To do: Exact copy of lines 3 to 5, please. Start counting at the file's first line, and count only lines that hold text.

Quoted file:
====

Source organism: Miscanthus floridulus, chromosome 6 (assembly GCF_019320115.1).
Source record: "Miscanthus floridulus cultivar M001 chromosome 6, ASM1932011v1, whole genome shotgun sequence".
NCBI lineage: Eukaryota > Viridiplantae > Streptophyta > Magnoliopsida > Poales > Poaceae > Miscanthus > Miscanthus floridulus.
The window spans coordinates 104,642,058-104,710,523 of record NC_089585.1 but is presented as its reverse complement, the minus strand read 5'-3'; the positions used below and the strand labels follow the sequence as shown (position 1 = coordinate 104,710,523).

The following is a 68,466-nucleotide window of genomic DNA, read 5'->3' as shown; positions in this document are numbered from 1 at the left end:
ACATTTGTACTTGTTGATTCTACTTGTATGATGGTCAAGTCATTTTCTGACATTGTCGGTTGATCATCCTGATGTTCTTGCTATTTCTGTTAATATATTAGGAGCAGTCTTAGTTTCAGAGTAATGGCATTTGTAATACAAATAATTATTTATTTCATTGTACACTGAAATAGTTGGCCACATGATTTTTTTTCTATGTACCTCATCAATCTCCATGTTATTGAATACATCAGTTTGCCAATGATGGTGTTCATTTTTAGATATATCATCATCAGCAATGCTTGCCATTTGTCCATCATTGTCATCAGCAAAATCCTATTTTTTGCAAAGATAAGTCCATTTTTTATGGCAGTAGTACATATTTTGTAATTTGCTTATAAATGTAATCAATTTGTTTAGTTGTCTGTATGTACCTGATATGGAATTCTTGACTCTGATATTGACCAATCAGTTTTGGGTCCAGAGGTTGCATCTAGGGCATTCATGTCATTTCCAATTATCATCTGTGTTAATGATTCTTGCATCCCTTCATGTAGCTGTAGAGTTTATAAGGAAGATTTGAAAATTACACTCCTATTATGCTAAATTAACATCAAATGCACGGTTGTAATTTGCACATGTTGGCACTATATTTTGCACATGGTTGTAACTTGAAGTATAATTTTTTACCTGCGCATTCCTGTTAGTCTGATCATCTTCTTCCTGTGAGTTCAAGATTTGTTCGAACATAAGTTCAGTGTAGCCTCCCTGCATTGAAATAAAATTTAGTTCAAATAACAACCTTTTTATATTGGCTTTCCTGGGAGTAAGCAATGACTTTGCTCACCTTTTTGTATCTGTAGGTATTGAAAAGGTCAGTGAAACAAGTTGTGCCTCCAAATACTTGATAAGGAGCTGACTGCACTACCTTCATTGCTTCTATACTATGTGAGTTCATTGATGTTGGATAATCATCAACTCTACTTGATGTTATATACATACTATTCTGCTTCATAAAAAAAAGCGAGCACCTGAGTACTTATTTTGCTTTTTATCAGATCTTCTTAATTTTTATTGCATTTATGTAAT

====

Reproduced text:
NCBI lineage: Eukaryota > Viridiplantae > Streptophyta > Magnoliopsida > Poales > Poaceae > Miscanthus > Miscanthus floridulus.
The window spans coordinates 104,642,058-104,710,523 of record NC_089585.1 but is presented as its reverse complement, the minus strand read 5'-3'; the positions used below and the strand labels follow the sequence as shown (position 1 = coordinate 104,710,523).

The following is a 68,466-nucleotide window of genomic DNA, read 5'->3' as shown; positions in this document are numbered from 1 at the left end: